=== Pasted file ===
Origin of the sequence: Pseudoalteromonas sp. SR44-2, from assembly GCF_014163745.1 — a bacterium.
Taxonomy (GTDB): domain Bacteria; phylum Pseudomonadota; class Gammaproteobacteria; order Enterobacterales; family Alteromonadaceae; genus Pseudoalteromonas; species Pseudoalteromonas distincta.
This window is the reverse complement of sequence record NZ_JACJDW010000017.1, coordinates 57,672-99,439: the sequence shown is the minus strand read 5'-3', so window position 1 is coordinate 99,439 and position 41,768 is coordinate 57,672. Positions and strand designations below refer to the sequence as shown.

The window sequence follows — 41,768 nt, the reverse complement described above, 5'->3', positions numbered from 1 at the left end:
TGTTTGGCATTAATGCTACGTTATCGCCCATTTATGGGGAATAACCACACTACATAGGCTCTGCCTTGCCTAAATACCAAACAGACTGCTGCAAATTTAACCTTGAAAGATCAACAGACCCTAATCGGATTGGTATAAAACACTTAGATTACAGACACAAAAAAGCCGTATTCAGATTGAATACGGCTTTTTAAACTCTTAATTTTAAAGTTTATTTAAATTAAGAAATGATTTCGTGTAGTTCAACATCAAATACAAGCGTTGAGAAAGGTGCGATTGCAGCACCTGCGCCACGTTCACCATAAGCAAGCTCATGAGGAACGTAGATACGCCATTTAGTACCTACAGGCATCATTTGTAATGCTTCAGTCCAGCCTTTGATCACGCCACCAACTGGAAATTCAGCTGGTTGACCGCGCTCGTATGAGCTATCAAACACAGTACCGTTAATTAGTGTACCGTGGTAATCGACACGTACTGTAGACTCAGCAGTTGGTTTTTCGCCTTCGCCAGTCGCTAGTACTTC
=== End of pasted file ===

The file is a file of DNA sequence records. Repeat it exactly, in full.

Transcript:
Origin of the sequence: Pseudoalteromonas sp. SR44-2, from assembly GCF_014163745.1 — a bacterium.
Taxonomy (GTDB): domain Bacteria; phylum Pseudomonadota; class Gammaproteobacteria; order Enterobacterales; family Alteromonadaceae; genus Pseudoalteromonas; species Pseudoalteromonas distincta.
This window is the reverse complement of sequence record NZ_JACJDW010000017.1, coordinates 57,672-99,439: the sequence shown is the minus strand read 5'-3', so window position 1 is coordinate 99,439 and position 41,768 is coordinate 57,672. Positions and strand designations below refer to the sequence as shown.

The window sequence follows — 41,768 nt, the reverse complement described above, 5'->3', positions numbered from 1 at the left end:
TGTTTGGCATTAATGCTACGTTATCGCCCATTTATGGGGAATAACCACACTACATAGGCTCTGCCTTGCCTAAATACCAAACAGACTGCTGCAAATTTAACCTTGAAAGATCAACAGACCCTAATCGGATTGGTATAAAACACTTAGATTACAGACACAAAAAAGCCGTATTCAGATTGAATACGGCTTTTTAAACTCTTAATTTTAAAGTTTATTTAAATTAAGAAATGATTTCGTGTAGTTCAACATCAAATACAAGCGTTGAGAAAGGTGCGATTGCAGCACCTGCGCCACGTTCACCATAAGCAAGCTCATGAGGAACGTAGATACGCCATTTAGTACCTACAGGCATCATTTGTAATGCTTCAGTCCAGCCTTTGATCACGCCACCAACTGGAAATTCAGCTGGTTGACCGCGCTCGTATGAGCTATCAAACACAGTACCGTTAATTAGTGTACCGTGGTAATCGACACGTACTGTAGACTCAGCAGTTGGTTTTTCGCCTTCGCCAGTCGCTAGTACTTC